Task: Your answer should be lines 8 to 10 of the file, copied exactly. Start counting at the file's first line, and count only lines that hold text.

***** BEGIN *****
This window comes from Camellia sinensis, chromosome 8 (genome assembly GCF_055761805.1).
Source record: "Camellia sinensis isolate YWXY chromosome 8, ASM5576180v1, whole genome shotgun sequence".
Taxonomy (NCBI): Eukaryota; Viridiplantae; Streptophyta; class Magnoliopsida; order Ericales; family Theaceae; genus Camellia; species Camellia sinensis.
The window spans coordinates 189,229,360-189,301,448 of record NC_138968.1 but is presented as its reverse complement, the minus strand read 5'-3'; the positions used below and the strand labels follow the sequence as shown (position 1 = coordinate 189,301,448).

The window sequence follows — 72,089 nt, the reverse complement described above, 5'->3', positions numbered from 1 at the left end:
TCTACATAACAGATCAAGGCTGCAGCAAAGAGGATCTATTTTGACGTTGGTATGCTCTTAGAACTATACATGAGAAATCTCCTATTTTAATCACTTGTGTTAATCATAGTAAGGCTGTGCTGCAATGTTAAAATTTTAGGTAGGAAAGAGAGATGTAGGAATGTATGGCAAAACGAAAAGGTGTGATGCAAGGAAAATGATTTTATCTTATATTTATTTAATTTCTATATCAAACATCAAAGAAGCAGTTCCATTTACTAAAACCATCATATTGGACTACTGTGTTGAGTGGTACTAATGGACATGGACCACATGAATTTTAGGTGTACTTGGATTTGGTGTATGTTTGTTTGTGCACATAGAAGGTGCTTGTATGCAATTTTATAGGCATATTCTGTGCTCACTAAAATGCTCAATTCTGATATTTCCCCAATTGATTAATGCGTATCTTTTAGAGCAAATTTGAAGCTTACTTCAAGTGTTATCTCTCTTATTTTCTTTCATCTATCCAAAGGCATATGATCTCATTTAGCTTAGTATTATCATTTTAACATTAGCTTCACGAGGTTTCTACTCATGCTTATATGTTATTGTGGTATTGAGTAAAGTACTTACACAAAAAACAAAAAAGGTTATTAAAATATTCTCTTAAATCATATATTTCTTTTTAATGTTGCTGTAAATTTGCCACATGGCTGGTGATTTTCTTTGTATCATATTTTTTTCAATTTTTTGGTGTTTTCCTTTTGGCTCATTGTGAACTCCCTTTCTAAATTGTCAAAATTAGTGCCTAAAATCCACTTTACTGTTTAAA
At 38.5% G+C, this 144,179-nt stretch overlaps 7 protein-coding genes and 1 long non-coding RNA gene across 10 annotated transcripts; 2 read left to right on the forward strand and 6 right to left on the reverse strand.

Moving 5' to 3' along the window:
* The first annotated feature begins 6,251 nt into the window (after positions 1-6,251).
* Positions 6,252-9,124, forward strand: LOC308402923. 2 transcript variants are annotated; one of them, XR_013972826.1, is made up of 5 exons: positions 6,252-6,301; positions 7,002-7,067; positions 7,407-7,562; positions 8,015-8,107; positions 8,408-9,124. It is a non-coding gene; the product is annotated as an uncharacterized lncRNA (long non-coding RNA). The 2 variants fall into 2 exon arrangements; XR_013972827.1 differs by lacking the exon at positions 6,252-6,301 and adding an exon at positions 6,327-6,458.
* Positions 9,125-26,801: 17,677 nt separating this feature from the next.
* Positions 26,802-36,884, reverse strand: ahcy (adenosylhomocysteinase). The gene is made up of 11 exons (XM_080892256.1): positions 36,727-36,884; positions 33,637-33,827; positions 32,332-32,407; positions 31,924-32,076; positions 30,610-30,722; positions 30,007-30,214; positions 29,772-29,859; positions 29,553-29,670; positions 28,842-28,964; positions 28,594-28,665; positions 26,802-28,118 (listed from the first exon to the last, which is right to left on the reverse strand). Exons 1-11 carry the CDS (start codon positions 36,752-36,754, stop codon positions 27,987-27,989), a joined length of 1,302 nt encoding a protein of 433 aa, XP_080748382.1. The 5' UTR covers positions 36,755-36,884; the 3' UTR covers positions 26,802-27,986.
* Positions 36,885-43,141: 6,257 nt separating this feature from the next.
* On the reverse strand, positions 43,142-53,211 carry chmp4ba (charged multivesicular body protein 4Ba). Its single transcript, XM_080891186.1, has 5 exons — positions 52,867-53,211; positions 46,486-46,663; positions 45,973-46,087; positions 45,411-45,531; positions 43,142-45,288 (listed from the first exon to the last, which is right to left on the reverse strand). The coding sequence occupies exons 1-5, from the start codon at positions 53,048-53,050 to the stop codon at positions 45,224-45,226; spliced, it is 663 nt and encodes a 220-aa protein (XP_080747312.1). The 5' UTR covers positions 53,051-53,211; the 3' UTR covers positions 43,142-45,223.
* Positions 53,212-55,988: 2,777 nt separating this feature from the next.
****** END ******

Moving 5' to 3' along the window:
* The first annotated feature begins 6,251 nt into the window (after positions 1-6,251).
* Positions 6,252-9,124, forward strand: LOC308402923. 2 transcript variants are annotated; one of them, XR_013972826.1, is made up of 5 exons: positions 6,252-6,301; positions 7,002-7,067; positions 7,407-7,562; positions 8,015-8,107; positions 8,408-9,124. It is a non-coding gene; the product is annotated as an uncharacterized lncRNA (long non-coding RNA). The 2 variants fall into 2 exon arrangements; XR_013972827.1 differs by lacking the exon at positions 6,252-6,301 and adding an exon at positions 6,327-6,458.